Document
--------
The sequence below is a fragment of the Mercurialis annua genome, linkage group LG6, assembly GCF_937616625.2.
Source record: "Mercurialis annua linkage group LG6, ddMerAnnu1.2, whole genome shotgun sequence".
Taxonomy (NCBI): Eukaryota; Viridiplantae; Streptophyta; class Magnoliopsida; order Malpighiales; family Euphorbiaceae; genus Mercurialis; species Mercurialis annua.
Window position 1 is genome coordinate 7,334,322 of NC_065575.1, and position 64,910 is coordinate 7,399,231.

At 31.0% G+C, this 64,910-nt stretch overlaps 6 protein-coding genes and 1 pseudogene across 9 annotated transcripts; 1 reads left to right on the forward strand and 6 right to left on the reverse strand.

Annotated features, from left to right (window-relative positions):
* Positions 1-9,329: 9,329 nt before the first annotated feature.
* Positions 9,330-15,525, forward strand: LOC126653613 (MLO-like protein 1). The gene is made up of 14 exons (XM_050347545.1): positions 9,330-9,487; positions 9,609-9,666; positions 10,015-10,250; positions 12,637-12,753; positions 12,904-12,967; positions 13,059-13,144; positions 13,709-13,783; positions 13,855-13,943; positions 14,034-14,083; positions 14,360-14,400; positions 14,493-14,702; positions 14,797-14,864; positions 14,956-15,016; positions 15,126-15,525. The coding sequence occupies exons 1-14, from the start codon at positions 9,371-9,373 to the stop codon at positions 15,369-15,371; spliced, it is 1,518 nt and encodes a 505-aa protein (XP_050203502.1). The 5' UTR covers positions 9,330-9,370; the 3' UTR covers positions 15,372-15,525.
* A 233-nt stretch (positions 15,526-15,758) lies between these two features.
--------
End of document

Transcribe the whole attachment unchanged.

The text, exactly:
The sequence below is a fragment of the Mercurialis annua genome, linkage group LG6, assembly GCF_937616625.2.
Source record: "Mercurialis annua linkage group LG6, ddMerAnnu1.2, whole genome shotgun sequence".
Taxonomy (NCBI): Eukaryota; Viridiplantae; Streptophyta; class Magnoliopsida; order Malpighiales; family Euphorbiaceae; genus Mercurialis; species Mercurialis annua.
Window position 1 is genome coordinate 7,334,322 of NC_065575.1, and position 64,910 is coordinate 7,399,231.

At 31.0% G+C, this 64,910-nt stretch overlaps 6 protein-coding genes and 1 pseudogene across 9 annotated transcripts; 1 reads left to right on the forward strand and 6 right to left on the reverse strand.

Annotated features, from left to right (window-relative positions):
* Positions 1-9,329: 9,329 nt before the first annotated feature.
* Positions 9,330-15,525, forward strand: LOC126653613 (MLO-like protein 1). The gene is made up of 14 exons (XM_050347545.1): positions 9,330-9,487; positions 9,609-9,666; positions 10,015-10,250; positions 12,637-12,753; positions 12,904-12,967; positions 13,059-13,144; positions 13,709-13,783; positions 13,855-13,943; positions 14,034-14,083; positions 14,360-14,400; positions 14,493-14,702; positions 14,797-14,864; positions 14,956-15,016; positions 15,126-15,525. The coding sequence occupies exons 1-14, from the start codon at positions 9,371-9,373 to the stop codon at positions 15,369-15,371; spliced, it is 1,518 nt and encodes a 505-aa protein (XP_050203502.1). The 5' UTR covers positions 9,330-9,370; the 3' UTR covers positions 15,372-15,525.
* A 233-nt stretch (positions 15,526-15,758) lies between these two features.